Background

 

Addison County River Watch Collaborative

New Haven River at confluence with Muddy Branch, an ACRWC sample station (NHR2)

New Haven River at confluence with Muddy Branch, an ACRWC sample station (NHR2). Photo by Matt Witten


History

The Addison County River Watch Collaborative (ACRWC) was formed in late 1997 to unite ongoing stream-monitoring efforts by citizens in the Addison County region. Citizen monitoring efforts for these streams have involved various water quality measurements, including bacteria, pH, total phosphorus (TP), total nitrogen (TN) and water temperature.

Member groups of the collaborative have monitored the following stream sections: the Middlebury River and the middle section of Otter Creek, begun in 1989 by Otter Creek River Watch (a project of Otter Creek Audubon Society) and Middlebury Union High School; Lewis Creek, begun in 1992 by the Lewis Creek Association; New Haven River, begun in 1993 by New Haven River Watch (a project of New Haven River Anglers Association); and Little Otter Creek, begun in 1997 by The Watershed Center with assistance from Addison County Regional Planning Commission and Otter Creek Natural Resources Conservation District. In the summer of 2003, the Addison County Regional Planning Commission (ACRPC), and the Weybridge Conservation Commission (WCC) in partnership with Natural Resources Conservation Service (NRCS) and Middlebury Union High School (MUHS) partnered to gather reliable base-line water quality monitoring data on the Lemon Fair River in the Otter Creek Basin.

Prior to the efforts of these River Watch groups, there was little long-term information available regarding the health of these rivers. The groups believe that keeping ongoing records of water quality measures is necessary to create a profile of the status of these rivers and to understand how future changes in agricultural, residential, industrial, or recreational uses may affect them.

Addison County River Watch Collaborative (ACRWC) is one of a number of citizen water monitoring groups in Vermont whose volunteer members work to ensure the ecological integrity and the recreational viability of their communities’ watersheds.

Goals of the ACRWC:

  1. To monitor and assess the condition and uses of our local rivers, creeks, and streams over time
  2. To raise public awareness of and commitment to the ecological, economic, and social values and functions of our local rivers, creeks, and streams.
  3. To support and praise actions by landowners that improve the health and quality of our local rivers, creeks, and streams.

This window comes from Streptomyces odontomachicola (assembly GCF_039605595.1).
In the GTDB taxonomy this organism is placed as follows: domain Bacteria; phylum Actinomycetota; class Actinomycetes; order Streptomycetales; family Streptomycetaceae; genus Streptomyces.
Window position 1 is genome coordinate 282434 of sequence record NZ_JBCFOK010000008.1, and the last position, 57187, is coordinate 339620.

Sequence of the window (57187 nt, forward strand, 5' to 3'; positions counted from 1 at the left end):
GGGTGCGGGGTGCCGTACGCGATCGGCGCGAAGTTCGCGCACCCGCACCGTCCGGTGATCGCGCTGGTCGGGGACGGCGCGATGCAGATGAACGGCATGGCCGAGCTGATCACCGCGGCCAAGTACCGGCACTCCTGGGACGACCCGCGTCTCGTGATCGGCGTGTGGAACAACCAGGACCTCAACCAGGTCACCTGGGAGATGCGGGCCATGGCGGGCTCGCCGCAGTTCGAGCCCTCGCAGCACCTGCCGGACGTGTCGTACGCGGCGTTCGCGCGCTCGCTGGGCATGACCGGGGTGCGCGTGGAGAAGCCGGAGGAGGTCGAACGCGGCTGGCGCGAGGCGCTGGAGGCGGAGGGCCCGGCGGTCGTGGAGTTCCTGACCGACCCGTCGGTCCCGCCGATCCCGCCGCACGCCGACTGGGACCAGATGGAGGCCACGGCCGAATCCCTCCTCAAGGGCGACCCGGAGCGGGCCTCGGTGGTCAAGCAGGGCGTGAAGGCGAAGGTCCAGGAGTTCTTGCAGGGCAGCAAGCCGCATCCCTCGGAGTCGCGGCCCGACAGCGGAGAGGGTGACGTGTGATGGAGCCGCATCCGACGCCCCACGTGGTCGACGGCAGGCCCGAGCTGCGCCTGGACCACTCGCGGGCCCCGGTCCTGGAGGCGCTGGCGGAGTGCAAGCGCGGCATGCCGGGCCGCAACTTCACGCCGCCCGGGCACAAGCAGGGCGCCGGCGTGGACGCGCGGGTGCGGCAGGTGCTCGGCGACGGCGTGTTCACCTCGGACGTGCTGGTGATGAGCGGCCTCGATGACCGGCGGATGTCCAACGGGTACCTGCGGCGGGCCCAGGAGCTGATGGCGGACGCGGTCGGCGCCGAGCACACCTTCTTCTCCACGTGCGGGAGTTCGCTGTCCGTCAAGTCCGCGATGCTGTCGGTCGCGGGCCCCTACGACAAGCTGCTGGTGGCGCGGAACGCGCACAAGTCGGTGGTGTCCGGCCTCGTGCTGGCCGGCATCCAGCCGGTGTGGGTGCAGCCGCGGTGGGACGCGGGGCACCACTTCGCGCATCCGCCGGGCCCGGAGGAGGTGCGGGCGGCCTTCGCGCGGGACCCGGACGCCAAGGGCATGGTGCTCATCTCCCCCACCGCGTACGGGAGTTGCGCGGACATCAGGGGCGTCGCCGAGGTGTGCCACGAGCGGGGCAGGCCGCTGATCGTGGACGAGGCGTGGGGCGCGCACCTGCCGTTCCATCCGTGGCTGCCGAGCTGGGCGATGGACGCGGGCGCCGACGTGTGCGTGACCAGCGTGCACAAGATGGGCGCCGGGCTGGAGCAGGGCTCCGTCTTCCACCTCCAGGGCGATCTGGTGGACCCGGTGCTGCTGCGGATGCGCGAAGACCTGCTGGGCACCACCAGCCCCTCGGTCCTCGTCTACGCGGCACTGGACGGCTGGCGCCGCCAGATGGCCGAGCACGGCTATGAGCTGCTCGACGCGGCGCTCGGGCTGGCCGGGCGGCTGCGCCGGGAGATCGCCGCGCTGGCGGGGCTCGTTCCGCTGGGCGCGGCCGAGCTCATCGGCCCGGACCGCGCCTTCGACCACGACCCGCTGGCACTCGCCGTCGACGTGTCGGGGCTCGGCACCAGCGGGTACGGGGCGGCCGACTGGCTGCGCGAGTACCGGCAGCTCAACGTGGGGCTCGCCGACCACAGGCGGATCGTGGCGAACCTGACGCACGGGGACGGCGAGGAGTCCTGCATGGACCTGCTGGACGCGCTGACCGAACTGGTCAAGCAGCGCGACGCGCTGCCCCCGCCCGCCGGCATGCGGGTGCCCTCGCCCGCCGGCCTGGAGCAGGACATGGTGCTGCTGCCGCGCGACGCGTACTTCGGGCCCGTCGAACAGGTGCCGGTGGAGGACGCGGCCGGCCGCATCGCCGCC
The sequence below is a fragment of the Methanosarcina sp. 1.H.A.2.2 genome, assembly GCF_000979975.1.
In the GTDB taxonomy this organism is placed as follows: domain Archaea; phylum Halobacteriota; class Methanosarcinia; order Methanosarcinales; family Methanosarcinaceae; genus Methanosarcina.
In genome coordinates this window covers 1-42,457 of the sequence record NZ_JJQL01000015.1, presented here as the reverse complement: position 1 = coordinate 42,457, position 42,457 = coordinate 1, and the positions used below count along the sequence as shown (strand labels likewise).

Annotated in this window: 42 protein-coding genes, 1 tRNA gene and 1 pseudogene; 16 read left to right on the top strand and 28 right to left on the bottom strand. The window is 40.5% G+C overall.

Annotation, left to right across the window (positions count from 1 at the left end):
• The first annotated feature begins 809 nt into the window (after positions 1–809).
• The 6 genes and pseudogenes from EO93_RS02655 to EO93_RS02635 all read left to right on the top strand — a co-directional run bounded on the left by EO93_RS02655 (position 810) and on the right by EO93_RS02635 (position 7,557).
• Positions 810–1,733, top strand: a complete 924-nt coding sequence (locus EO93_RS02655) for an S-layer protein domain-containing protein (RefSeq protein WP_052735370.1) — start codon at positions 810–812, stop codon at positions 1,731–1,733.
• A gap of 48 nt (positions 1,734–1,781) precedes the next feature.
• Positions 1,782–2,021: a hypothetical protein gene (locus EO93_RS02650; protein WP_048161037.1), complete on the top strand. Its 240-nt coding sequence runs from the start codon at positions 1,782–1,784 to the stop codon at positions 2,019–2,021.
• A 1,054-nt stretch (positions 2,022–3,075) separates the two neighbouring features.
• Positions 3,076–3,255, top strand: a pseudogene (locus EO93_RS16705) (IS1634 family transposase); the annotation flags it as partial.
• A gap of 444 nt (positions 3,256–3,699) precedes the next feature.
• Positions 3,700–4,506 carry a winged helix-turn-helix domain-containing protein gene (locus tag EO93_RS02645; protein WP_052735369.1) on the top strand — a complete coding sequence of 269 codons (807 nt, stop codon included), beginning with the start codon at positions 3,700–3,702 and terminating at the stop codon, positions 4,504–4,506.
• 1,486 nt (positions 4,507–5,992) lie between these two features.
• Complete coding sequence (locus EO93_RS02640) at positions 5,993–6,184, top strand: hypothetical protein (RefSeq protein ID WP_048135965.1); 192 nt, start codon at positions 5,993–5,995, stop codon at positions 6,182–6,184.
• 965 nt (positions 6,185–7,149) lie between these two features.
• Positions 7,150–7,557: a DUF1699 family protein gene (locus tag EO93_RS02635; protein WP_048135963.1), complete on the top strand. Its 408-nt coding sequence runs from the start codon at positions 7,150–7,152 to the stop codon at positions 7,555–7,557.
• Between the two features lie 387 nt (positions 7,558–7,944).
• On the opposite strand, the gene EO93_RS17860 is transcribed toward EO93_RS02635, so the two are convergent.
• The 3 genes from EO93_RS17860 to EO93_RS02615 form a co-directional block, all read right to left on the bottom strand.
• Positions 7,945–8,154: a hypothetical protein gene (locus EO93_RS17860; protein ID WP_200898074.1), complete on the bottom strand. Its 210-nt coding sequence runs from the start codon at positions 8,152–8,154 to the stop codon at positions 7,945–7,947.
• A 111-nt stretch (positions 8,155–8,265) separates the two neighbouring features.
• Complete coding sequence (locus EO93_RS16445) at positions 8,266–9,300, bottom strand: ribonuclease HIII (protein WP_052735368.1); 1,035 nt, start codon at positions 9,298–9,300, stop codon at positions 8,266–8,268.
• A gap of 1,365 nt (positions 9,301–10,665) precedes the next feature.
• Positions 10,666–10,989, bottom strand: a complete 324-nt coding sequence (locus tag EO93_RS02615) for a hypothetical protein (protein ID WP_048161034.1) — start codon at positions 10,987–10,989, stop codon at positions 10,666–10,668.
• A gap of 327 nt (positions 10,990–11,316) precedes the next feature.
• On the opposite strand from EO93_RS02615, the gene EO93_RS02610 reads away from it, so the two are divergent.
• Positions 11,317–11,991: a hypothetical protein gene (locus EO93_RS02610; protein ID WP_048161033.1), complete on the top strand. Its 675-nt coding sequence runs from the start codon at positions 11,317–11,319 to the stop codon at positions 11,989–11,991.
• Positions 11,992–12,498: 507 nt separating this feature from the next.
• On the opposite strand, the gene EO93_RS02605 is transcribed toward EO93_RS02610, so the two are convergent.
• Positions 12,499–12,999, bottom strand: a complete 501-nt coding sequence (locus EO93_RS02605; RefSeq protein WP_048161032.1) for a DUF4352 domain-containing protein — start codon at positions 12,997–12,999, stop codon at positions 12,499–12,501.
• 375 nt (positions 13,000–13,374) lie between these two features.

In combining their efforts, the partner groups are creating an integrated watershed approach to natural resources. This makes sense ecologically and will also, ideally, encourage greater citizen responsibility for the integrity of these watersheds.

 The Study Area

 

Otter Creek at Vergennes Falls

Otter Creek at Vergennes Falls. Photo by Matt Witten

All the watersheds in this report are considered by the Vermont Agency of Natural Resources to be part of the Otter Creek Basin, known as Vermont’s Basin 3, and drain a large portion of the middle Champlain Valley in Vermont. Lewis Creek and Little Otter Creek drain directly into Lake Champlain in Ferrisburgh and, where they join the lake (at their mouths), they share a 400-acre wetland complex with deep emergent marshes, a lakeshore floodplain, and bottomland forests. The Middlebury, New Haven, and Lemon Fair Rivers are tributaries to Otter Creek, which then drains into Lake Champlain, also in the town of Ferrisburgh. (Dead Creek, another major tributary to Otter Creek, has not been studied by the collaborative.)

These watersheds include forested mountains, agricultural lowlands, urban/residential areas, and industrial areas. The study area also includes municipal and industrial sewage treatment facilities, as well as power generation dams on some of the rivers. The streams are valued and used by local citizens and tourists for boating, swimming, and fishing, and the waters and the trees along the banks provide important habitat for a wide range of flora and fauna.

According to the Otter Creek Basin: Water Quality Assessment Report, published by the Vermont Agency of Natural Resources in June, 1998, the greatest threat to the streams in Basin 3 is sedimentation. This process occurs when many soil particles enter the water column. The second greatest threat to these streams is stream bank erosion, resulting from various land use practices, including the removal of streamside vegetation. Pathogens, such as E. coli bacteria, threaten the third greatest number of stream miles in this basin, and nutrients, including phosphorus, are the fourth greatest cause of impact. Other causes of water quality impairment include turbidity (cloudiness of the water), organic enrichment, suspended solids, and metals, such as mercury.

Citizen monitoring efforts for these streams over many years have focused primarily on E. coli bacteria counts, total phosphorus levels, pH, and water temperature, with the addition of total nitrogen, dissolved phosphorus, turbidity and total suspended solids in recent years.

For more information on the Addison County River Watch Collaborative, please contact Matthew Witten.

  • Recent ACRWC publications are available here or on the Lewis Creek Association’s web site here.

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